I have two recommendations for creating these digital footprints. These two technologies are by no means the end all, but they are technologies that I have personally used. I will drop a Steve Jobs quote on you; “They just work.”

Google Sites

If you are a Googleite, like me, you may find that Google Sites is the place for you. You can visit my Google Site here, however, I am now out of the classroom and it has not been updated – but you can use it as a formatting guide.

Google Sites allows you to build a website. I has lots of options for you and is fairly easy to use for the tech savvy educator. I also like how well it integrates with other Google Apps for Education, such as Google Calendar and Google Docs. If these are technologies that you already use – then Google Sites is a great option.


At FETC this year, Edmodo was all the rage – and for good reason. I have used Edmodo for professional development purposes, and I can see how this could just connect with students. First, it looks, acts, and feels like Facebook. It is definitely a technology that most students are comfortable with, which means a small learning curve.

Edmodo allows for posting of materials, ease of communication to students (and parents if they have the access code), a more closed environment, and the ability to group students (i.e. periods, sections, etc…). I would encourage you to check Edmodo out and play around with it to learn its true potential. It is a technology that I will continue to use for professional development and also recommend to my teachers.

What If…

What if I am not a classroom educator, or I just am not ready for this. Well, there are other ways to go about creating a digital footprint.


A blog is a great way to begin. It will allow you to publish content and your thoughts to the web. It allows you to begin with one-way communication (output) to students – and also publish some materials. You can continue the classroom discussion, and post announcements and such. The limitation is the engagement piece discussed earlier.

Now principals, this is your bread and butter. I am a believer that every principal should maintain a blog. It is a great way to communicate about your leadership, you school, and your students to all of the stakeholders in the community. If I were a principal it would be a top priority to publish to a blog and grow a readership – I think that this type of transparency is vital to school success in this day and age.

Two recommendations are WordPress and Blogger, both free.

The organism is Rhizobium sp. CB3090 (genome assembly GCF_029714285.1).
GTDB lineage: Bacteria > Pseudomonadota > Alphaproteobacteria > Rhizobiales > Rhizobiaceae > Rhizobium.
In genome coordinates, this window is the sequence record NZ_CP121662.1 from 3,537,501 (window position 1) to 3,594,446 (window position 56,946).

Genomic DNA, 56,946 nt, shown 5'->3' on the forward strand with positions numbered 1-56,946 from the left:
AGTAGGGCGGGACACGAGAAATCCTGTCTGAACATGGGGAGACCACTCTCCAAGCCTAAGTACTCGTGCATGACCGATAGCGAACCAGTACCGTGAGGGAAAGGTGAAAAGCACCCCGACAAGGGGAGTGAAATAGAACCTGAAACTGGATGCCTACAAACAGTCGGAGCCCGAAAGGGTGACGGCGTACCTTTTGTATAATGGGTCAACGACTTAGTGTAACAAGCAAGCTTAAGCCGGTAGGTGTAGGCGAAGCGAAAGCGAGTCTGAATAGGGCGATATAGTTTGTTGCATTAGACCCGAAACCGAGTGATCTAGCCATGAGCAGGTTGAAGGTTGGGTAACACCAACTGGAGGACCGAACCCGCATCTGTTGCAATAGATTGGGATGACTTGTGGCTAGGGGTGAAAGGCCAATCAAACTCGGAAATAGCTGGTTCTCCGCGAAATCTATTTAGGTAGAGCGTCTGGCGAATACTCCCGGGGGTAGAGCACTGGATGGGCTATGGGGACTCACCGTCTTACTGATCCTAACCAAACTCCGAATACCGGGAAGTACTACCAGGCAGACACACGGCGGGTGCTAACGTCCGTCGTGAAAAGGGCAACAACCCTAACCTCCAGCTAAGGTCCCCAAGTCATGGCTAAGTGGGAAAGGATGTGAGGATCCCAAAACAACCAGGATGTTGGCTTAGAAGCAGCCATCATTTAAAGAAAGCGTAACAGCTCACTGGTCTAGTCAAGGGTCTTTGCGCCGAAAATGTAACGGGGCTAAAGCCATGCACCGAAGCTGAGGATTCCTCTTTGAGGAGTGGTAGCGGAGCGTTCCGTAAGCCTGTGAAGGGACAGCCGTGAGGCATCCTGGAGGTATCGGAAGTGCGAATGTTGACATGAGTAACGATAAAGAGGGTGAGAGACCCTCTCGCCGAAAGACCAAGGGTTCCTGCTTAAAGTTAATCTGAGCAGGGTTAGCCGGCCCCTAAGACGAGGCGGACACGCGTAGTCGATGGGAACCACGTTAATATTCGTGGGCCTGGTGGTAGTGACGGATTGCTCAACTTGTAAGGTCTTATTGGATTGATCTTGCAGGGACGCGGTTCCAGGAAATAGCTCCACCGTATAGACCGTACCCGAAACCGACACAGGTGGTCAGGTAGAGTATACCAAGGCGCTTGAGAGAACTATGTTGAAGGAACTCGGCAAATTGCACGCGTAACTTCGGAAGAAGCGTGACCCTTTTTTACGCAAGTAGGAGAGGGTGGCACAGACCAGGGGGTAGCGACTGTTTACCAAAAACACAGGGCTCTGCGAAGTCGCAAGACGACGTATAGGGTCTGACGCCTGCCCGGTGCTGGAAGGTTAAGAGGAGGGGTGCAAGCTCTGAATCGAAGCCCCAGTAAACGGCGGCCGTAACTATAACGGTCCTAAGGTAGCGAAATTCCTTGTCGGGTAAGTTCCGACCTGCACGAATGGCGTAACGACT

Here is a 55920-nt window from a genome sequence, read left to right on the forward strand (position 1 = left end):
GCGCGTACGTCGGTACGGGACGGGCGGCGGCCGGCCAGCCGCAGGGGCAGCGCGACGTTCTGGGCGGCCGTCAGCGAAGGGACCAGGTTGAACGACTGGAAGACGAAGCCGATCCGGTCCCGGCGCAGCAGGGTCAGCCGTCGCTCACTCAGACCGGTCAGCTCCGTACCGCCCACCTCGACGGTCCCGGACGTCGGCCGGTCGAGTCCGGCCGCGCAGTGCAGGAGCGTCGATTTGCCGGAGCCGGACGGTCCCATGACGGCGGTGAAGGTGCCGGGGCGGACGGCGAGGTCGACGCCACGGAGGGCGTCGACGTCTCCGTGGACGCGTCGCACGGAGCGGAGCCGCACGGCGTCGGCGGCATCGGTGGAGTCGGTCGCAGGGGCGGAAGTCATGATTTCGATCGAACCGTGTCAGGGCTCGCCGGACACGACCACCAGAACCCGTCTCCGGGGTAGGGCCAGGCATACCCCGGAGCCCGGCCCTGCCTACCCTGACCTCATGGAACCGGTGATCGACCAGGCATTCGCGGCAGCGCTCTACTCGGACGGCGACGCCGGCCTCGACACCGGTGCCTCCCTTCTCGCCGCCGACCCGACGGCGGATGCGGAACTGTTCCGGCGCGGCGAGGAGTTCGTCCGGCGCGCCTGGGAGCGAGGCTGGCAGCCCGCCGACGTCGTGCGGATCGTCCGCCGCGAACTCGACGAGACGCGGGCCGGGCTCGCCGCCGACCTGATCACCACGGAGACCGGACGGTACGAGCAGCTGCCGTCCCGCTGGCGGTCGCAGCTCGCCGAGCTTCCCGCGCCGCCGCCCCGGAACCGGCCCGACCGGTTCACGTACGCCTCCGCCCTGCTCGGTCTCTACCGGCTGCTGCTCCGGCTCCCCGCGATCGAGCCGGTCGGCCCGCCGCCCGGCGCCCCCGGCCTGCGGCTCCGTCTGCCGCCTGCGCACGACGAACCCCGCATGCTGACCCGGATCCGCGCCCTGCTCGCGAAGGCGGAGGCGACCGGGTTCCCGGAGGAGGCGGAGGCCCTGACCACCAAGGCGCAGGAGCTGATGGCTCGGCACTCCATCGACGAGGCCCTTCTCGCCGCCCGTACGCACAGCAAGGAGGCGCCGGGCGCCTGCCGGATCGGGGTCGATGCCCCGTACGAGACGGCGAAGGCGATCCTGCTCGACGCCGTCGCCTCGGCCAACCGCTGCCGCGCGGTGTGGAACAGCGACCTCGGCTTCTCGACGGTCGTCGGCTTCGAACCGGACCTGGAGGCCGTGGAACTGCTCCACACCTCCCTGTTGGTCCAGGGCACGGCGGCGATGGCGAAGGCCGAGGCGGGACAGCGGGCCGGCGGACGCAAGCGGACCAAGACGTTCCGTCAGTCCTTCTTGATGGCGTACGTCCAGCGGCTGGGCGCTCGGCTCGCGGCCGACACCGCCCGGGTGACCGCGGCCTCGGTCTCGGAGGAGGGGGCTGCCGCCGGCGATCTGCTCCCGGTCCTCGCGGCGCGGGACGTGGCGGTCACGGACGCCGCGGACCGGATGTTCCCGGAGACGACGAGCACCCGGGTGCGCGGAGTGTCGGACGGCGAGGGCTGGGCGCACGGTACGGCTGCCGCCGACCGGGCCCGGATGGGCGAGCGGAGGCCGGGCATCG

If you are still not sure about Twitter – the time is now. This may be one of the most revolutionary technologies to help transform education. The amount of professional material that is out there is infinite. You MUST, as an educator in 2012, be on Twitter. There are plenty of people blogging about it and you can find out a bit more here. This, however should be a non-negotiable for educators today.

You can find me on the Twitter @innovateed.

Bottom Line

Today’s students and school community need to have the option to receive content in a digital format. This can only be achieved when today’s educators and school leaders are leaving behind a digital footprint of what their students, classroom, and schools are doing – and where they are going.

In addition, these resources are free. With the budget crunches of today, these are powerful tools that need to be the focus for us to drive our curriculum. It is vital.


Be sure to visit Part I: The Details of the Classroom Blogging Series.

For more information about the Blogging with a Purpose PD workshop, please visit Innovate Education. All workshops can be fully customized to the clients needs.

Mike Meechin, M.Ed.

Filed under: Assessment, Classroom Blogging, EdTech, How-Tos

Classroom Blogging Series: The Details

I recently had the privilege to present to some amazing educators from around the world at FETC 2012. I had an amazing time connecting with other “game-changers” in this profession. I want to thank you for the great discussion in person and on the Twitter.

At FETC I was presented the IE PD workshop, Blogging with a Purpose. While we packed lots of info into our hour-long session, I was unable to get to the finer details with that time constraint. So, I am going to follow up with the Classroom Blogging Series – where I dive deeper into some of the details in blogging in the classroom.

The Details

I am often asked about student safety in the online environment. While I am an advocate of an open Internet in schools, where we teach responsible use – I also understand the many valid concerns. Here I will outline the settings that you can change to address many of these concerns. For the sake of this post, I will address the blogging platform WordPress and Blogger.